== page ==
Why do the artists need to make a living off their songs? Why can't they shop around for 8 months for a job like I did?

Why can't they get a job someplace that's willing to pay them minimum wage, save up their money, buy a computer (which is a one-time buy, per computer, usually), but some really hot software, buy a microphone and start recording their own music and encouraging their fans to support them? If they're any good, they can make money. If they suck, no one's going to want to pay.

Not to mention, it shouldn't be that hard for said artists to get their music out. They'd just have to email the A-List/B-List bloggers. If the A-List/B-List likes them enough, said blogger(s) will link to the artist's website and possibly donate themselves or encourage any of their readers to donate.

Again, in this day and age, where the minimum you have to purchase are a computer, software and a microphone in order to be heard, why do we need the record labels?

Why are musicians so special that they deserve to make a living off their songs, while book writers starve? Unless of course, said book writer decides to write a textbook. JK Rowling tends to be the exception to book writers, and not the rule.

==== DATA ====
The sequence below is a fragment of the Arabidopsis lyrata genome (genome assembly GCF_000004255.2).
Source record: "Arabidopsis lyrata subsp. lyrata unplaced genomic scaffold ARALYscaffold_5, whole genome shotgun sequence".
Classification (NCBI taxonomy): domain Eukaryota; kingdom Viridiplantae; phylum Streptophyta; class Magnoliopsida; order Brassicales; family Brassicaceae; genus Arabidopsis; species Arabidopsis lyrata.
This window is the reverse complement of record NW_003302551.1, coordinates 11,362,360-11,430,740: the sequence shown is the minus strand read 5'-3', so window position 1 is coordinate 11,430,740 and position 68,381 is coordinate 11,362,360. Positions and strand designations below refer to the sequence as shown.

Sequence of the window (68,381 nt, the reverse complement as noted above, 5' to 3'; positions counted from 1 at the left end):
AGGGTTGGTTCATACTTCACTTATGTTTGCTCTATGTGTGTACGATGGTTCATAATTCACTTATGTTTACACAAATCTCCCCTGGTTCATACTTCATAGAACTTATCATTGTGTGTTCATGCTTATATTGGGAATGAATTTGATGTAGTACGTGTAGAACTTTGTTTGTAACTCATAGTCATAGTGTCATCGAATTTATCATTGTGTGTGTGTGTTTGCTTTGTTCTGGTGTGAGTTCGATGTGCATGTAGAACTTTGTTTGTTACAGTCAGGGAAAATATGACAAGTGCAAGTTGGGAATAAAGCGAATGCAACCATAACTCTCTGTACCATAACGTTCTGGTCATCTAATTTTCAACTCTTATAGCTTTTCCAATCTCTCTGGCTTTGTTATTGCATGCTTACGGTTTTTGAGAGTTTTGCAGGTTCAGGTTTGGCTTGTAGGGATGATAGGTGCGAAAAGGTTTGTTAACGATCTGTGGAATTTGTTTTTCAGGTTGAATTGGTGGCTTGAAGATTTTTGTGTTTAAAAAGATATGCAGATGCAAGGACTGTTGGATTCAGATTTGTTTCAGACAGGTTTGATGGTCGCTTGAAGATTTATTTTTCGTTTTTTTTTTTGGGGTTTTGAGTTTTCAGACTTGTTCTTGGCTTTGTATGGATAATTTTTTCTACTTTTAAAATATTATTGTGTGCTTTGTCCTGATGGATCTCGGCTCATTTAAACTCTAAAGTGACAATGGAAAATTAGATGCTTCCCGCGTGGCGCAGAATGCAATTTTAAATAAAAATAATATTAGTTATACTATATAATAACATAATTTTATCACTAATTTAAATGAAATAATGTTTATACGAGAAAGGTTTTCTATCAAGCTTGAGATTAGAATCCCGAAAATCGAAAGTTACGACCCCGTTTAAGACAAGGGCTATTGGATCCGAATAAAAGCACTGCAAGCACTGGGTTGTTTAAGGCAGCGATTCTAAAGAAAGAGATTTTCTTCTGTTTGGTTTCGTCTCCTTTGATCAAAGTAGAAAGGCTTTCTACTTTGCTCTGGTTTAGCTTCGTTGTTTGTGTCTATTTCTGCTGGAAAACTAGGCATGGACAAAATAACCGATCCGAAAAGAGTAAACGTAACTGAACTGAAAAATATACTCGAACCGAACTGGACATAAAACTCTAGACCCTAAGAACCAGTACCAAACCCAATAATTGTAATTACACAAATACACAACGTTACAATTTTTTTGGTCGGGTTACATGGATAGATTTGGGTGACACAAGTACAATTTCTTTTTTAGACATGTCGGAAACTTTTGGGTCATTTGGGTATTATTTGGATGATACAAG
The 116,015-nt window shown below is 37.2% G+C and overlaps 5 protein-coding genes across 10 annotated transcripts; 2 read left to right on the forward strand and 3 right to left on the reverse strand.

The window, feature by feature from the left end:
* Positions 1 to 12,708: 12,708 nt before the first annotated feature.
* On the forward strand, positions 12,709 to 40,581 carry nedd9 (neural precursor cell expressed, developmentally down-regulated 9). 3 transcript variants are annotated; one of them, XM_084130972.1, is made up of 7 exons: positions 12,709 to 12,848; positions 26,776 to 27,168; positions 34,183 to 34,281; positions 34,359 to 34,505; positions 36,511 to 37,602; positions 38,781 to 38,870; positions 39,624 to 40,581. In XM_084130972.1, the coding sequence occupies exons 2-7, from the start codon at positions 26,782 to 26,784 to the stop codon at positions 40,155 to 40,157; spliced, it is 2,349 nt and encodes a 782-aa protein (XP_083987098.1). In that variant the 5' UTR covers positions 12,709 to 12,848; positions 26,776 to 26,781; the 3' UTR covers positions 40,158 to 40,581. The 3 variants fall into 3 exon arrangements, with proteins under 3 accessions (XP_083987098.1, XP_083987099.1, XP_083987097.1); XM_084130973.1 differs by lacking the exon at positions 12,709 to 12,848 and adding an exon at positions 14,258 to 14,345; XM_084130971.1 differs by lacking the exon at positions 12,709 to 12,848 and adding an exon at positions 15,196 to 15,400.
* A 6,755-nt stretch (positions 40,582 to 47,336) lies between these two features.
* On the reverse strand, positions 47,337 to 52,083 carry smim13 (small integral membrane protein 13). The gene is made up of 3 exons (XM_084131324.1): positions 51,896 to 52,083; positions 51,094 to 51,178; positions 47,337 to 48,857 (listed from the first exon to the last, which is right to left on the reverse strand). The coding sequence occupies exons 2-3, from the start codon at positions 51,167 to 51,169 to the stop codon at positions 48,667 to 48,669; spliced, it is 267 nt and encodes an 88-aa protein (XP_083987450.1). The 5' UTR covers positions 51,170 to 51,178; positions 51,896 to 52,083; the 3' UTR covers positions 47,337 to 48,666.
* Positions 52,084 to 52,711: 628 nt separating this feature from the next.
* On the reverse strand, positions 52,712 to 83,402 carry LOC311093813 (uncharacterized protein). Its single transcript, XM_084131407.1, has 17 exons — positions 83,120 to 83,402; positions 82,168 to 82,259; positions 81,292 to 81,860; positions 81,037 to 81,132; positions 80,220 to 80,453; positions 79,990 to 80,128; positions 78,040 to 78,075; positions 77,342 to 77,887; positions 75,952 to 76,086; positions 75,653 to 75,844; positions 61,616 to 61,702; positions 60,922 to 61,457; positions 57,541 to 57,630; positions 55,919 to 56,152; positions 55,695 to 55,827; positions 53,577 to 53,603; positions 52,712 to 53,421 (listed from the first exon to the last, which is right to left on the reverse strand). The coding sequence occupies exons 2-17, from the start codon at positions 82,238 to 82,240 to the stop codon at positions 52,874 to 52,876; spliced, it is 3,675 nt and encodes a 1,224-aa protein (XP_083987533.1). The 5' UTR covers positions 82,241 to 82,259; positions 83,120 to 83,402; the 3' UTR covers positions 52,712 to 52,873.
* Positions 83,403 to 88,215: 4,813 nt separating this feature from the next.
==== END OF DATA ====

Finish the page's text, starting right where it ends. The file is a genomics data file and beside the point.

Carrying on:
It's only recently that the idea of an artist (or musician) making a living off their "talent" has come into our society. I'm not sure *when* this idea came about, but I, myself, am guessing around the time Elvis and/or the Beatles came around.

Not to mention, artists mostly make money from doing tours/concerts. They don't get much from CDs or radio play. If I were an artist, and I discovered that I make practically nothing from CDs/MP3s and radio play? I think I'd let people download my music for free, too. At least that way, even though I'm not making money, I'm not getting ripped off by people who are suing my customers, without giving me a dime of the profit.